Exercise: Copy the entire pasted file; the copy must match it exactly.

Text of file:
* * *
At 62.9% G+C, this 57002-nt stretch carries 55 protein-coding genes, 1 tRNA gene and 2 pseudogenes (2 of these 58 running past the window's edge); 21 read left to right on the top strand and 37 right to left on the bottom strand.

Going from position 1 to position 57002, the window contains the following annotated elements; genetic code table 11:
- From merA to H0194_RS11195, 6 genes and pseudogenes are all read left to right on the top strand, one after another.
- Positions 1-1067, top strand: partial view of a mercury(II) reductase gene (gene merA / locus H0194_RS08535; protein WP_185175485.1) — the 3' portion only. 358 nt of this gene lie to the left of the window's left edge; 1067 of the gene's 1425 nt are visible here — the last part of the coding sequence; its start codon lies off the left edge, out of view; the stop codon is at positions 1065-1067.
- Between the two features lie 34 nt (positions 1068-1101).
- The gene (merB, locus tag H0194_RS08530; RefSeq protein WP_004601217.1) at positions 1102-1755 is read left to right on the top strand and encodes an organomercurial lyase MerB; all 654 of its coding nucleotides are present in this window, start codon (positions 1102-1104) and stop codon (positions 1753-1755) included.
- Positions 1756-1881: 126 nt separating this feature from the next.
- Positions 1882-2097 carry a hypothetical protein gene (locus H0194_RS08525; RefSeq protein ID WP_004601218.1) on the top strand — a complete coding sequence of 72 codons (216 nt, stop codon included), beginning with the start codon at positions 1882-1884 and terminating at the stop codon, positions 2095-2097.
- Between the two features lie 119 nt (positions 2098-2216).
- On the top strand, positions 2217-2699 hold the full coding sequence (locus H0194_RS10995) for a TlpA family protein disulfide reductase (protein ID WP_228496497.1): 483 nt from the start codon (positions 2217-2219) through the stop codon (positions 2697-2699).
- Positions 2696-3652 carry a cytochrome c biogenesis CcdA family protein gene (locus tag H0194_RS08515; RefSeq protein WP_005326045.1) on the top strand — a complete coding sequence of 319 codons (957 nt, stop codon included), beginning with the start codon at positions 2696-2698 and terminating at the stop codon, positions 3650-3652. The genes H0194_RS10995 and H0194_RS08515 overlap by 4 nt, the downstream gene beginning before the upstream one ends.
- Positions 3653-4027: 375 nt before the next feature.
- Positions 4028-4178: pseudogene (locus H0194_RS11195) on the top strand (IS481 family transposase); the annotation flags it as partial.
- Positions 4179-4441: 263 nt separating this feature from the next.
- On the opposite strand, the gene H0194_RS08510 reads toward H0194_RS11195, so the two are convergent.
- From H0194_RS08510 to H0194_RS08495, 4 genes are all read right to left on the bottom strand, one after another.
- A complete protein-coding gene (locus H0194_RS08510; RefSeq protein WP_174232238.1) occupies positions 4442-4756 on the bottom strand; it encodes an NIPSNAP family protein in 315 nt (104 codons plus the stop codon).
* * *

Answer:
At 62.9% G+C, this 57002-nt stretch carries 55 protein-coding genes, 1 tRNA gene and 2 pseudogenes (2 of these 58 running past the window's edge); 21 read left to right on the top strand and 37 right to left on the bottom strand.

Going from position 1 to position 57002, the window contains the following annotated elements; genetic code table 11:
- From merA to H0194_RS11195, 6 genes and pseudogenes are all read left to right on the top strand, one after another.
- Positions 1-1067, top strand: partial view of a mercury(II) reductase gene (gene merA / locus H0194_RS08535; protein WP_185175485.1) — the 3' portion only. 358 nt of this gene lie to the left of the window's left edge; 1067 of the gene's 1425 nt are visible here — the last part of the coding sequence; its start codon lies off the left edge, out of view; the stop codon is at positions 1065-1067.
- Between the two features lie 34 nt (positions 1068-1101).
- The gene (merB, locus tag H0194_RS08530; RefSeq protein WP_004601217.1) at positions 1102-1755 is read left to right on the top strand and encodes an organomercurial lyase MerB; all 654 of its coding nucleotides are present in this window, start codon (positions 1102-1104) and stop codon (positions 1753-1755) included.
- Positions 1756-1881: 126 nt separating this feature from the next.
- Positions 1882-2097 carry a hypothetical protein gene (locus H0194_RS08525; RefSeq protein ID WP_004601218.1) on the top strand — a complete coding sequence of 72 codons (216 nt, stop codon included), beginning with the start codon at positions 1882-1884 and terminating at the stop codon, positions 2095-2097.
- Between the two features lie 119 nt (positions 2098-2216).
- On the top strand, positions 2217-2699 hold the full coding sequence (locus H0194_RS10995) for a TlpA family protein disulfide reductase (protein ID WP_228496497.1): 483 nt from the start codon (positions 2217-2219) through the stop codon (positions 2697-2699).
- Positions 2696-3652 carry a cytochrome c biogenesis CcdA family protein gene (locus tag H0194_RS08515; RefSeq protein WP_005326045.1) on the top strand — a complete coding sequence of 319 codons (957 nt, stop codon included), beginning with the start codon at positions 2696-2698 and terminating at the stop codon, positions 3650-3652. The genes H0194_RS10995 and H0194_RS08515 overlap by 4 nt, the downstream gene beginning before the upstream one ends.
- Positions 3653-4027: 375 nt before the next feature.
- Positions 4028-4178: pseudogene (locus H0194_RS11195) on the top strand (IS481 family transposase); the annotation flags it as partial.
- Positions 4179-4441: 263 nt separating this feature from the next.
- On the opposite strand, the gene H0194_RS08510 reads toward H0194_RS11195, so the two are convergent.
- From H0194_RS08510 to H0194_RS08495, 4 genes are all read right to left on the bottom strand, one after another.
- A complete protein-coding gene (locus H0194_RS08510; RefSeq protein WP_174232238.1) occupies positions 4442-4756 on the bottom strand; it encodes an NIPSNAP family protein in 315 nt (104 codons plus the stop codon).